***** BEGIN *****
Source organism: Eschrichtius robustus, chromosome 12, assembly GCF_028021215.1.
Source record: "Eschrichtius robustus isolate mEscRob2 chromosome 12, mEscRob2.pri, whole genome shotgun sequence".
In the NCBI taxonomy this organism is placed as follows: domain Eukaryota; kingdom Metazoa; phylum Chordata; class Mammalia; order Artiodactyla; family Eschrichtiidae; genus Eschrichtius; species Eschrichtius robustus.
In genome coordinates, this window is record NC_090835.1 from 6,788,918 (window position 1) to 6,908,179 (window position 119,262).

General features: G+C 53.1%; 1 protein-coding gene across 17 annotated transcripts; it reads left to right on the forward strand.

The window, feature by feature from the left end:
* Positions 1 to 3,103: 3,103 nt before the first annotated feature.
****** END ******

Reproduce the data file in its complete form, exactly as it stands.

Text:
Source organism: Eschrichtius robustus, chromosome 12, assembly GCF_028021215.1.
Source record: "Eschrichtius robustus isolate mEscRob2 chromosome 12, mEscRob2.pri, whole genome shotgun sequence".
In the NCBI taxonomy this organism is placed as follows: domain Eukaryota; kingdom Metazoa; phylum Chordata; class Mammalia; order Artiodactyla; family Eschrichtiidae; genus Eschrichtius; species Eschrichtius robustus.
In genome coordinates, this window is record NC_090835.1 from 6,788,918 (window position 1) to 6,908,179 (window position 119,262).

General features: G+C 53.1%; 1 protein-coding gene across 17 annotated transcripts; it reads left to right on the forward strand.

The window, feature by feature from the left end:
* Positions 1 to 3,103: 3,103 nt before the first annotated feature.